Touring Houston’s Highways

Our environment campaigns director recently got a tour of Houston's highways. Read about what he experienced. 

When I’m in a new city, I like to go for walks. I don’t think there’s any better way to get a feel for a city. So on my first morning in Houston for the Society of Environmental Journalists conference last week, I strolled out to get some exercise and take in the sights. 

It wasn’t long before I began to question my decision. I walked out my hotel’s front entrance and…right onto a feeder road to a highway, which loomed over me on an overpass. But there was a sidewalk, so I walked on. 

I didn’t end up on a highway, but it wasn’t much better. There were sidewalks, except for one spot where it abruptly ended and turned into a dirt path, and crosswalks. Still, I couldn’t help but feel that I was getting a clear signal from the city: Don’t walk. I didn’t pass anyone else walking. And the entire time I was walking along wide, multiple lane roads filled with fast moving cars. Everything was spread out, separated by those big roads or even bigger parking lots. It wasn’t exactly a scenic walk. 

To be fair, Houston is a big city (the city’s metro area is apparently only slightly smaller than my home state of Massachusetts). There are many parts of Houston, and they don’t all look the same. There are plenty of places in Houston that are walkable, and I’m sure many of them are beautiful. But that’s not what I was experiencing. 

Later, I got to experience a lot more of the city’s highways. In fact, later that day, after my walk, I joined journalists and other advocates on an organized tour of Houston’s highways. 

I have been writing about highways for years, covering expansions from every part of the country. I’ve been on a lot of the highways I’ve written about, in California, in the Midwest and in the Northeast. But this was my first time in Texas, and I hate to do this, but the saying“everything’s bigger in Texas” is certainly true for the highways too.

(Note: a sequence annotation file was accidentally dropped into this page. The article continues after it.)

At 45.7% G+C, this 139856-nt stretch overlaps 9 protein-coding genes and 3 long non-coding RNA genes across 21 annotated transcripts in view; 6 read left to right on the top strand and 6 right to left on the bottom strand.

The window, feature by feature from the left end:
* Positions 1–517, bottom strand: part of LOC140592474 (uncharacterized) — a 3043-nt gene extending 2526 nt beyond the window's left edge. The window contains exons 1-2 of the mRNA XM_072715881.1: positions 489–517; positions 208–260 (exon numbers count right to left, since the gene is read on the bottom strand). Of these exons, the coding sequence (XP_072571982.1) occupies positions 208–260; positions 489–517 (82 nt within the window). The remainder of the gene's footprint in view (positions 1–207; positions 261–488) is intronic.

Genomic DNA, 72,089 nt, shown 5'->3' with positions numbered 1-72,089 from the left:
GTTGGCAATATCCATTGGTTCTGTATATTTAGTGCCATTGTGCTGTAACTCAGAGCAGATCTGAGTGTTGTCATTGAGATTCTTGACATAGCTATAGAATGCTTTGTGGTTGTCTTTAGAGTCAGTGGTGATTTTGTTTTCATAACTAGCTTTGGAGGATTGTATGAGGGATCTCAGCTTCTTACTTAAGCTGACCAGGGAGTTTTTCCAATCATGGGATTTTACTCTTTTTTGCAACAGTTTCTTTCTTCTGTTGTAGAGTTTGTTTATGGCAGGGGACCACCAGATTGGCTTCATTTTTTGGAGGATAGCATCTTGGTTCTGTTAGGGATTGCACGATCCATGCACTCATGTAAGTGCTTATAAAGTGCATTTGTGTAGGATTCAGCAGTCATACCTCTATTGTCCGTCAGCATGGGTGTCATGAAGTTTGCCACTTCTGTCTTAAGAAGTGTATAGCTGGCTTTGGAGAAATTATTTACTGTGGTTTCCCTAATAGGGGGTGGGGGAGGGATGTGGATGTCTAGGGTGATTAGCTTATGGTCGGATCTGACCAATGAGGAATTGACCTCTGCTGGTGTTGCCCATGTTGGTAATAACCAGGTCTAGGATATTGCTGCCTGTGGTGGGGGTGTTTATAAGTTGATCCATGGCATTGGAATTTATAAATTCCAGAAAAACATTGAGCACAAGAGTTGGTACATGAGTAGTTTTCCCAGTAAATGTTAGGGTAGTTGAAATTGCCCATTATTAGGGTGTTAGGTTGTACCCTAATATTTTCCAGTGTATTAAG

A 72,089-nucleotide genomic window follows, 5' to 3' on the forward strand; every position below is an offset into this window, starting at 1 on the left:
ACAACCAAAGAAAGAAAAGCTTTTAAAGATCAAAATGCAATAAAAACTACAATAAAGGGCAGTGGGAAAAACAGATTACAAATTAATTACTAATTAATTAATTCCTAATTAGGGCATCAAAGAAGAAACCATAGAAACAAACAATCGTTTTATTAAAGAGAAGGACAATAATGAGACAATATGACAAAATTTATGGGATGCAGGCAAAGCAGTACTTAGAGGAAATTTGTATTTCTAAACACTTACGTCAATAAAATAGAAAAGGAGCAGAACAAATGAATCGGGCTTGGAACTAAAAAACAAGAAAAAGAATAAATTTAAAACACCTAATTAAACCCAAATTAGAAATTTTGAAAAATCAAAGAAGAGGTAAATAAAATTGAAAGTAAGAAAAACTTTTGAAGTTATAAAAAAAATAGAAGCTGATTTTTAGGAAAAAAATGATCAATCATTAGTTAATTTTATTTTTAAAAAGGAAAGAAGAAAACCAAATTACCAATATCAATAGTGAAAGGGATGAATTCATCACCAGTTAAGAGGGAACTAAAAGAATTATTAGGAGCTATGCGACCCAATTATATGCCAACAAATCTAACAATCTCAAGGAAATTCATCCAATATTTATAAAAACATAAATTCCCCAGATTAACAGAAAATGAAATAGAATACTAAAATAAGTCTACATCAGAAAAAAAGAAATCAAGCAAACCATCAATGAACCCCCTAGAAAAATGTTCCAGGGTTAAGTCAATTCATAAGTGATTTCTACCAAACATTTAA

While on the tour, I took the above picture of I-10, also known as the Katy Freeway. I took this picture from the electric school bus we rode for the tour (cool!). The Katy Freeway is one of the widest highways in the world, clocking in at a totally reasonable 26 lanes (less cool!). 

The state of Texas spent $2.8 billion widening the highway to 26 lanes in order to speed up traffic. Instead, 85% of commute times actually increased. The Katy Freeway has become the poster child for a concept known as “induced demand,” which researchers have understood for years. Basically, adding new roadway capacity also creates new demand for those lanes or roads, maintaining a similar rate of congestion, if not worsening it. I’ve written about it plenty, and got a chance to speak to the tour attendees about it, but seeing all those lanes in person was something else entirely.

So Houston, of all places, should know that expanding a highway doesn’t relieve congestion.

And yet…the majority of the tour was along I-45, an already big highway which the state currently plans to expand. We’ve written about this highway before, including about the potential community impacts. The project’s “proposed recommended” routes would displace four houses of worship, two schools, 168 single-family homes, 1,067 multifamily units and 331 businesses with 24,873 employees.